On December 1, 1955, a weary Parks refused to give up her seat on the bus to a white rider, an act that led to her arrest. Her trial began just four days later, on December 5, 1955, which marked the beginning of the 381-day boycott that led to public transportation desegregation in Montgomery, Alabama.
Rosa Parks has been depicted as someone who first stood up against systematic segregation on December 1, 1955. Quite the contrary. Rosa was not a stranger to activism and civil rights; she and her husband Raymond were engaged in the local and state chapters of the National Association for the Advancement of Colored People (NAACP). Rosa had served as secretary of both branches. “She was an assertive woman who stood up against racism, though in her own quiet way,” Dr. Dorothy Autrey, former chair of the history department at Alabama State University, said. She went on to receive the Congressional Gold Medal in 1999.
Rosa Parks was first arrested on December 1, 1955, for violating bus segregation laws. But, this wasn’t her most photographed arrest. Her memorable mugshot and those photos of her being fingerprinted are actually from her second arrest, two months later, in February 1956. Local police issued warrants for Parks’s arrest and 88 other boycott leaders for organizing to cause the bus company financial harm. According to Burkhardt, the protests had a powerful financial impact. The organizers were dressed in their Sunday best and took a photo in front of Martin Luther King Jr.’s Baptist Church in Dexter Avenue, then turned themselves in.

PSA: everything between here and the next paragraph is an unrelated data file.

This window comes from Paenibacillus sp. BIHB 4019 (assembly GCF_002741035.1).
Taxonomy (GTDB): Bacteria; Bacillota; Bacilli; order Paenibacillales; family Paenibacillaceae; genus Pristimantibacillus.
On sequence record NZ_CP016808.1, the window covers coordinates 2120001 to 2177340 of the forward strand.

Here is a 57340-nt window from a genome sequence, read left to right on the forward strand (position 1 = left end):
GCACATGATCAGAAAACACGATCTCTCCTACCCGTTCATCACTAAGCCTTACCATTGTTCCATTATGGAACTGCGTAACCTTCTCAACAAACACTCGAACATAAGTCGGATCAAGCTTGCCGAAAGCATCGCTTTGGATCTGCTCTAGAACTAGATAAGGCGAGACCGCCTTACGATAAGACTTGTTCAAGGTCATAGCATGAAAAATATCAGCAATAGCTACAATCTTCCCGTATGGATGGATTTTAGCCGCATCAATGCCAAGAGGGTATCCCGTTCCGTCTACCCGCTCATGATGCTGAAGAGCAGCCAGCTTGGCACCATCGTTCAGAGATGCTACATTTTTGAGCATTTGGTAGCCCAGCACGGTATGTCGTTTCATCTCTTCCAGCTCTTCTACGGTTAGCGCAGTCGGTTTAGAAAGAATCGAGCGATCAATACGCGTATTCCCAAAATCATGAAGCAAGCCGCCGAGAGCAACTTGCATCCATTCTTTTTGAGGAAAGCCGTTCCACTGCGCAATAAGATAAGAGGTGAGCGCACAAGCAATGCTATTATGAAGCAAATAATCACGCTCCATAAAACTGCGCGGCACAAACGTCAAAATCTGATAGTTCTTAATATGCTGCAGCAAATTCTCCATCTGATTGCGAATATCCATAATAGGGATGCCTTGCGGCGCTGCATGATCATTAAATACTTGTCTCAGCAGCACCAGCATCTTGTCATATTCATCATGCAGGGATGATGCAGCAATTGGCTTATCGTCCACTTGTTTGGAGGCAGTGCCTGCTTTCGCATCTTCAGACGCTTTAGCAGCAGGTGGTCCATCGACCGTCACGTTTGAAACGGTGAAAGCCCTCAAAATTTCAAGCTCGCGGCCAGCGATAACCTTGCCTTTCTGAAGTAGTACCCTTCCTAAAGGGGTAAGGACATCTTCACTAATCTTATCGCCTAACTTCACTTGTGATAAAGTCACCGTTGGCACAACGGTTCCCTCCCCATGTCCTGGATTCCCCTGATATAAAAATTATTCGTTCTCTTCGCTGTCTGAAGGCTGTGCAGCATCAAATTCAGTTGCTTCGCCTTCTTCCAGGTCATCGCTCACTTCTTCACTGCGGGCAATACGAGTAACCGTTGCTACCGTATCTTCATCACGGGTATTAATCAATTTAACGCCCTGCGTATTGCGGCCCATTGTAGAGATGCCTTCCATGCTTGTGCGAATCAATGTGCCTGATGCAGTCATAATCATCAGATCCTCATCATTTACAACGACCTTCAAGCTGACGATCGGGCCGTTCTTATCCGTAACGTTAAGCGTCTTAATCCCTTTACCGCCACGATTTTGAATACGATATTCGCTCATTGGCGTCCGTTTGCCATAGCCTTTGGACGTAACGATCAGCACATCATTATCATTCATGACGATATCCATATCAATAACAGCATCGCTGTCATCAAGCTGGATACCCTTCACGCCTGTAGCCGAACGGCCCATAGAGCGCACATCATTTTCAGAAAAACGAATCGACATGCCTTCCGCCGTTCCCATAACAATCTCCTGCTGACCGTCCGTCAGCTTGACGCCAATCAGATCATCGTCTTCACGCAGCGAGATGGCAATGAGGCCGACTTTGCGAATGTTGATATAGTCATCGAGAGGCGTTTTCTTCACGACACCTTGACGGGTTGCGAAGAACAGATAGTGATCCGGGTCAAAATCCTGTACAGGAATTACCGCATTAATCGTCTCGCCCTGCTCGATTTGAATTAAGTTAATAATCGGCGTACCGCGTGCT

Nine months prior to Rosa Park’s arrest, a 15-year-old named Claudette Colvin was arrested when she refused to surrender her seat to a white woman on the bus. Civil rights organizers didn’t regard Colvin as a movement figurehead at first, but they later revisited her case, and she became one of five plaintiffs in Browder v. Gayle. This federal court case ultimately overturned segregation laws on Montgomery buses and ended the boycott on December 20, 1956. Parks wasn’t one of the plaintiffs, but several other local women were, including Aurelia S. Browder, Susie McDonald, and Mary Louise Smith.
In 1943, Parks got onto a bus that James F. Blake was driving and paid her fare at the front. She began walking down the bus’s aisle to make her way to the Black seating section at the back, instead of exiting the bus and re-entering through a different door as was required at that time. James F. Blake forced her off the bus and pulled away before Rosa could re-board. Blake was also driving the bus Parks boarded on December 1 when she refused to give up her seat.